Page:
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Black Christmas

The name Bob Clark might not ring any bells to you, but I'm sure you're very familiar with one of his films. He directed A Christmas Story, the beloved tale of Ralphie and his desire for a BB gun. But Clark made plenty of other great films, along with critically-panned clunkers. So the news of his untimely death yesterday was incredibly sad. If there's something about Clark that should not be forgotten, it's his major achievement in the horror film genre: Black Christmas.

Don't mistake Clark's 1974 original for last year's lame remake. Believe it or not, but the man behind the tender Christmas Story also made a menacing film about a killer stalking a sorority house around Christmas time. Clark's Black Christmas came out a few years before John Carpenter's Halloween and still holds up as well as Carpenter's flick. Though Halloween has certain similarities with it (namely, the first-person view from the killer), Carpenter wasn't ripping off Clark. As a matter of fact, as noted on the recent DVD reissue, Clark and Carpenter knew each other and didn't hold any grudges. But for film buffs, don't think Carpenter came up with the frequently-imitated splatter formula out of thin air.

Without giving away anything about Black Christmas, I'll say this: The reason why the original works is because it's not some brainless tale of hot bimbos being picked off one by one. You're literally left in the dark with matters that are never fully explained. The remake tried to explain everything and zapped its strength in the process. With the original, you have a group of well-rounded women, who have their faults, trying to deal with their lives as they plan to go home for Christmas break. Add in the mystery of a psychopathic killer only makes matters worse. The deal is, none of these characters are wooden stereotypes that you're just waiting to get off-ed. Dare I say it, but you actually care for a number of these people.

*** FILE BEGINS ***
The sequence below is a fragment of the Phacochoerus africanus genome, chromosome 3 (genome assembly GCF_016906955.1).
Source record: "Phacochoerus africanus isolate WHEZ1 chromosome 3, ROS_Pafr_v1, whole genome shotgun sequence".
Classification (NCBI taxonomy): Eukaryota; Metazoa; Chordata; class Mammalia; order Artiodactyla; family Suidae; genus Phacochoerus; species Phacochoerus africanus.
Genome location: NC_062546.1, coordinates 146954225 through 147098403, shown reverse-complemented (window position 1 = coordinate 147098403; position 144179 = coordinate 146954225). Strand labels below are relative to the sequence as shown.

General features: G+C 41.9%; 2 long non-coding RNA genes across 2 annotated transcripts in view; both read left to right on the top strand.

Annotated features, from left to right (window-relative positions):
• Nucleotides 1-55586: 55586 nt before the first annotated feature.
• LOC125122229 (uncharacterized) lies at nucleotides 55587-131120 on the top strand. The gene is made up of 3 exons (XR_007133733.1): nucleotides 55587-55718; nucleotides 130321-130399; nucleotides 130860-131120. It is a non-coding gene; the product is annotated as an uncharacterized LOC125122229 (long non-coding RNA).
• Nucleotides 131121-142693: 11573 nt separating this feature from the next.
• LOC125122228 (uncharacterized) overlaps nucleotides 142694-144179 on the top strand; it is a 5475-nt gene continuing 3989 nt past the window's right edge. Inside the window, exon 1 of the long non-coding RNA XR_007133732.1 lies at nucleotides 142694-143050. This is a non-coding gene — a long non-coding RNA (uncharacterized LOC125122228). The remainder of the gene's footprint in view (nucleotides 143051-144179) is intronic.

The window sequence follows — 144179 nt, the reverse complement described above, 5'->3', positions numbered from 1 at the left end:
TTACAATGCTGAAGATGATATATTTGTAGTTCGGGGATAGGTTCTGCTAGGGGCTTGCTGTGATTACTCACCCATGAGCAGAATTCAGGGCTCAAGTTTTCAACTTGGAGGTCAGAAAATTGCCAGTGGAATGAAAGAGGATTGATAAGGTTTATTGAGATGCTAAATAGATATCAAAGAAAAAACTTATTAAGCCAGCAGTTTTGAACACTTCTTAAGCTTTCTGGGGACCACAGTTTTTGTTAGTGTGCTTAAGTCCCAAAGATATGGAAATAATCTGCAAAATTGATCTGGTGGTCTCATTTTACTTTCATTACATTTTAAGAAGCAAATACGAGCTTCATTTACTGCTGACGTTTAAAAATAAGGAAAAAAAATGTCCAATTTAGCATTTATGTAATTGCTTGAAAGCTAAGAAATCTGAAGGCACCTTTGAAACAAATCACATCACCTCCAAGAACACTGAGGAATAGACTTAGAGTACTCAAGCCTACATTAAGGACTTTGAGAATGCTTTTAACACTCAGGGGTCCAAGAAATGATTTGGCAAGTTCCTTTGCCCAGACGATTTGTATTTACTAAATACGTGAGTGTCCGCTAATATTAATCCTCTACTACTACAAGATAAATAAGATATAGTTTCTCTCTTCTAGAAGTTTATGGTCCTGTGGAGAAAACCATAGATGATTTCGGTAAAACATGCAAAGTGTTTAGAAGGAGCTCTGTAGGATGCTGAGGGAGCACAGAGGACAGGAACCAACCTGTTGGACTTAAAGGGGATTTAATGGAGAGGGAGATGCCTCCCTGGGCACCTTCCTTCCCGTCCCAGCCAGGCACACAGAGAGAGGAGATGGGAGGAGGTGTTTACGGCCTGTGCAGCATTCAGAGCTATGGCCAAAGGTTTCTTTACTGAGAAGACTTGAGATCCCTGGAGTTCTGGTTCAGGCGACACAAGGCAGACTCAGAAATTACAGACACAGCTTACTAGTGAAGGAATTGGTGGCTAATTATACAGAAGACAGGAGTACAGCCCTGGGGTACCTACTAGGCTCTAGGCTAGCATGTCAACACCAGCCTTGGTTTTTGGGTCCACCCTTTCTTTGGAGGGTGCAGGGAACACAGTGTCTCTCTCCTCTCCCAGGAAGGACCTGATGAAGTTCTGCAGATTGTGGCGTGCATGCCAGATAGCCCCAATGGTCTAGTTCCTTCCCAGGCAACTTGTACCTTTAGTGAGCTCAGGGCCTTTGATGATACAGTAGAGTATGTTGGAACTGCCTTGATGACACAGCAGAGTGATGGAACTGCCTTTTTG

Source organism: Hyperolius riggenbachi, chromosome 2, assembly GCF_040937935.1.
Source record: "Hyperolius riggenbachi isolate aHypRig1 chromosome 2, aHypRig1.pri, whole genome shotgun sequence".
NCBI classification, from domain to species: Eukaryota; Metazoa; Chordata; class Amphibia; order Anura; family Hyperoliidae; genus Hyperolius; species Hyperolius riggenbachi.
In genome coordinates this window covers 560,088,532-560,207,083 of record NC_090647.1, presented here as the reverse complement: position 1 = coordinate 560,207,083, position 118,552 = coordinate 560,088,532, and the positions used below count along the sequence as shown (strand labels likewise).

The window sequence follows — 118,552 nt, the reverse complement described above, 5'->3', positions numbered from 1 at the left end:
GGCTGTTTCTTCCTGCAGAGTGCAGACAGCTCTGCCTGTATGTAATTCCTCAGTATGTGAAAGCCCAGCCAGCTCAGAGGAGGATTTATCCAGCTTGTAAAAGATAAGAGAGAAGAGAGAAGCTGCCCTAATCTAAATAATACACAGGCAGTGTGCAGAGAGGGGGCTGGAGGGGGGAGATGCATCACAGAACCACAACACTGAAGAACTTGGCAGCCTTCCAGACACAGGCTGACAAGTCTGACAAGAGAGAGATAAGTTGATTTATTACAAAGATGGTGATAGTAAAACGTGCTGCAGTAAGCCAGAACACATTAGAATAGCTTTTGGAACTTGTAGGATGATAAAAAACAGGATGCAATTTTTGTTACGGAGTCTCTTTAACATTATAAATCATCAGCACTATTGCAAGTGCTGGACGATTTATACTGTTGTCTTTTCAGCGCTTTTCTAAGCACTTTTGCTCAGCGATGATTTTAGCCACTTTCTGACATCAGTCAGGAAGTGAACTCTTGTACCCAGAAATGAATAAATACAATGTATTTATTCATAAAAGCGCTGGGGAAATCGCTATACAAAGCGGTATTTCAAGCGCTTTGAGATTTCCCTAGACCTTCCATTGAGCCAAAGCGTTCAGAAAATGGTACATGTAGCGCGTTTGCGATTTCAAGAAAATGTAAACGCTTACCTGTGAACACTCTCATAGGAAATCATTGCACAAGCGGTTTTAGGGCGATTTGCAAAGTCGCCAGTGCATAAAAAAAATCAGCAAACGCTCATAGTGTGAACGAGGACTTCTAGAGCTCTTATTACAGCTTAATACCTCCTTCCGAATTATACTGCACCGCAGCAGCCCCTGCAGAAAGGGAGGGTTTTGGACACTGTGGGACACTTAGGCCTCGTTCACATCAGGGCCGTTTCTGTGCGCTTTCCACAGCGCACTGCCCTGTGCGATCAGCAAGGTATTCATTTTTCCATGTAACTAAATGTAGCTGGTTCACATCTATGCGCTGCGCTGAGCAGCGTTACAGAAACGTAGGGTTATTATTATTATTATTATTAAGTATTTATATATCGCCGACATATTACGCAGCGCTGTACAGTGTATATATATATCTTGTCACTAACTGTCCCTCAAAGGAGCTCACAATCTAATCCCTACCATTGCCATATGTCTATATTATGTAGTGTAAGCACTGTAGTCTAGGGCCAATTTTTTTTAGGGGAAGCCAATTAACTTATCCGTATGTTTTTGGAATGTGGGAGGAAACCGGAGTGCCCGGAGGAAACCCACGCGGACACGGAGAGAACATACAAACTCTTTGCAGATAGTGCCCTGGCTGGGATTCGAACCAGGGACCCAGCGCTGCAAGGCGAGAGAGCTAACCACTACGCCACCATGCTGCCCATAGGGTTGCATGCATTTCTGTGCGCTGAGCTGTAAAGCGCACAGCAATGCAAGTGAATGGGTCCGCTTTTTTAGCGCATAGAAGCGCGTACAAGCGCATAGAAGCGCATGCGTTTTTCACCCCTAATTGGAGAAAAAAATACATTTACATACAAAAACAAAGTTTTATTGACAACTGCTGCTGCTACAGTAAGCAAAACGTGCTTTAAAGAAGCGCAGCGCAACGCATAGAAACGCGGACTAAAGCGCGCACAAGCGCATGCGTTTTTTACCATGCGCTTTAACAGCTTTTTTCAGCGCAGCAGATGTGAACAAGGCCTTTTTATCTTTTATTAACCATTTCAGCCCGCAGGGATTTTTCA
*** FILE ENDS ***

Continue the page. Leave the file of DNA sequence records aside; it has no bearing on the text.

Since Black Christmas and Halloween, the splatter genre formula has been beaten to submission with cheap imitations. Gone are the subtleties; in are more gore, lame sex, and one-note stereotypes. So maybe that's why I still find these original movies way more riveting. They may not make you jump out of your seat like I Know What You Did Last Summer, but you actually think about them after you watch them. Not many horror films can do that. And not many films I've seen do the same that Black Christmas does.


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